Biobehavioral factors in health and disease refer to the interactions between biological processes and behavioral factors that influence an individual's health and susceptibility to disease. These factors recognize that health outcomes are not solely determined by biology such as genetics or pathophysiological processes, but also by psychological factors and health behaviors.
Some examples of biobehavioral and psychological factors include:
- Lifestyle choices: Behaviors such as diet, physical activity, smoking, alcohol consumption, and substance abuse significantly impact an individual's health. Poor lifestyle choices can increase the risk of chronic diseases like obesity, cardiovascular disease, and certain types of cancer.
- Stress and psychosocial factors: Psychological stress and social factors can have profound effects on health. Chronic stress can contribute to the development of various conditions, including cardiovascular disease, depression, and weakened immune function.
- Health beliefs and attitudes: Individual beliefs, perceptions, and attitudes towards health and healthcare can influence health outcomes. Positive health beliefs, engagement in preventive behaviors, and adherence to treatment regimens can contribute to better health outcomes.
- Social support: The presence of social networks and support systems can positively impact health. Strong social connections are associated with improved mental well-being and physical health outcomes, as they provide emotional support, resources, and encouragement for healthy behaviors.
- Health behaviors and self-care: Individuals' engagement in health-promoting behaviors, such as regular exercise, proper nutrition, adequate sleep, taking medications as prescribed, and preventive healthcare, plays a significant role in maintaining overall health and preventing disease.
- Cognitive and emotional factors: Cognitive abilities, such as decision-making and problem-solving skills, as well as emotional factors, such as optimism and resilience, can influence health outcomes. Positive cognitive and emotional states are associated with better-coping mechanisms and improved overall well-being.
- Health disparities: Biobehavioral factors can contribute to health disparities among different population groups. Socioeconomic status, education level, access to healthcare, and discrimination can influence health behaviors, healthcare utilization, and health outcomes.
Understanding and addressing biobehavioral factors in health and disease requires a holistic approach that considers the interplay between biological, behavioral, psychological, and social determinants of health. By recognizing and addressing these factors, healthcare professionals can develop more effective strategies for promoting health, preventing disease, and improving overall well-being.
Duke University established one of the first behavioral medicine programs in the United States, beginning in the 1970s, based in the Department of Psychiatry and Behavioral Sciences. The program, which grew to national prominence and has maintained a reputation of preeminence for several decades, draws experts from psychology, medicine, nutrition, aging, mHealth innovations, and public health.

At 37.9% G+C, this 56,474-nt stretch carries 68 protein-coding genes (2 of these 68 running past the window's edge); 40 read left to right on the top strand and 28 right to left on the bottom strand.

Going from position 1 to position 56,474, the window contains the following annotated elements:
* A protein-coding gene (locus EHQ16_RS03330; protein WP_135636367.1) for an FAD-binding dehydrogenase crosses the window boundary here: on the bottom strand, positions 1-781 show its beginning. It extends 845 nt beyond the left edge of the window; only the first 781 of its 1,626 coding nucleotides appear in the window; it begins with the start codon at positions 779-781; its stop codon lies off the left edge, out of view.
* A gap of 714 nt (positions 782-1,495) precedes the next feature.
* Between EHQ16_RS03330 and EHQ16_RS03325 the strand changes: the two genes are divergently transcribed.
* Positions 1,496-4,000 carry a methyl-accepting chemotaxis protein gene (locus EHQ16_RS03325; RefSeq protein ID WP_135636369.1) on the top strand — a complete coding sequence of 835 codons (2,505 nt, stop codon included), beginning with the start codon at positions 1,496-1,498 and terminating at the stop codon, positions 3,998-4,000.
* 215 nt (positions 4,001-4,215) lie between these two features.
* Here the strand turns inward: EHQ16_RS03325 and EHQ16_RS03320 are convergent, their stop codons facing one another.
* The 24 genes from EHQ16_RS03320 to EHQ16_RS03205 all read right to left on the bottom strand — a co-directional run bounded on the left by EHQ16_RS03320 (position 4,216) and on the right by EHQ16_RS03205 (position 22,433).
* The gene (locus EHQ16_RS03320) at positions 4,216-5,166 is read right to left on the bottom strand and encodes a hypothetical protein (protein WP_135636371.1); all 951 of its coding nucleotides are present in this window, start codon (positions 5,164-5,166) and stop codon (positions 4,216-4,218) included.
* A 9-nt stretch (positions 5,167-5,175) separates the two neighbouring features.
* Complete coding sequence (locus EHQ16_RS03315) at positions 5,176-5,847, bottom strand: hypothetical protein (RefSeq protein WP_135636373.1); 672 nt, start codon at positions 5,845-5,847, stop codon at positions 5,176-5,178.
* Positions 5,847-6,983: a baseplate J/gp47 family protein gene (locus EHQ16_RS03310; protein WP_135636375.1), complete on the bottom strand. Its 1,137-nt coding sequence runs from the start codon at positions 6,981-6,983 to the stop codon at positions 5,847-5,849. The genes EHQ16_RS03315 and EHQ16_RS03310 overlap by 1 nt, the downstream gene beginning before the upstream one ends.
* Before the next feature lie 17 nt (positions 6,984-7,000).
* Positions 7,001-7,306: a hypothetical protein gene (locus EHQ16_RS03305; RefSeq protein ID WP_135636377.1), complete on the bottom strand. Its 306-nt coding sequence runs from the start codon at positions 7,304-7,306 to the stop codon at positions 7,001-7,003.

Changes in lifestyle behaviors and health habits can improve quality of life, mitigate disease progression and reduce symptom burden across a broad range of health conditions, including cardiovascular diseases, depression, anxiety, cancer, chronic pain, insomnia, pulmonary disease, solid organ transplantation, and age-related cognitive impairment.
Our faculty working in this field develop and implement innovative behavioral interventions combining novel clinical research approaches, technological innovations, and empirically validated psychological treatments to promote adaptive coping skills, stress management, and healthy lifestyles designed to prevent or reduce the burden of chronic illnesses.
Representative Studies & Clinical Trials
- Improving Lung Transplant Outcomes with Coping Skills and Physical Activity
- Sleep Quality and Mechanisms of Cardiovascular Risk in Adults with Hypertension
- The Role of Stress in Blood Pressure Regulation
- Effect of Reducing Posttraumatic Stress Disorder Symptoms on Cardiovascular Risk
- Insomnia Treatment to Reduce Cardiovascular Risk in Posttraumatic Stress Disorder
- Genes, Environmental Stressors, and the Biobehavioral Pathways to CVD
- The Role of Personality in Health and Disease in Middle and Later Life
- Anger Management Training for Fire Fighters
- Coping Skills Training in Patients with Heart Failure
- Promoting Effective Self-Management of Chronic Pain with mHealth Neurofeedback
- Neurocognition, Lifestyle Modification, and Treatment Resistant Hypertension
- Exercise and Pharmacotherapy for Anxiety in Cardiac Patients
- Exercise Training and Depression in Older Adults
- Stress and Myocardial Ischemia: Mechanisms and Treatment
- Biobehavioral Mechanisms of Blood Pressure Regulation
- Exercise, Depression and Cardiac Risk
- Menopausal Effects on Cardiovascular Stress Responses
- Heart Disease in Women: Estrogen Effects on Hemodynamics
- Stress & Heart Failure: Prognosis and Mechanisms
- Biobehavioral Mechanisms of Nighttime Blood Pressure Dipping
- Behavioral Treatment of High Blood Pressure
- Jean Beckham, PhD
- James Blumenthal, PhD
- Benson Hoffman, PhD
- Krista Ingle, PhD
- Wei Jiang, MD
- Rhonda Merwin, PhD
- Andrew Sherwood, PhD
- Ilene Siegler, PhD
- Gregory Stonerock, PhD
- Lana Watkins, PhD
- Redford Williams, MD
Click on a faculty member’s name to view their profile, including their grants and publications.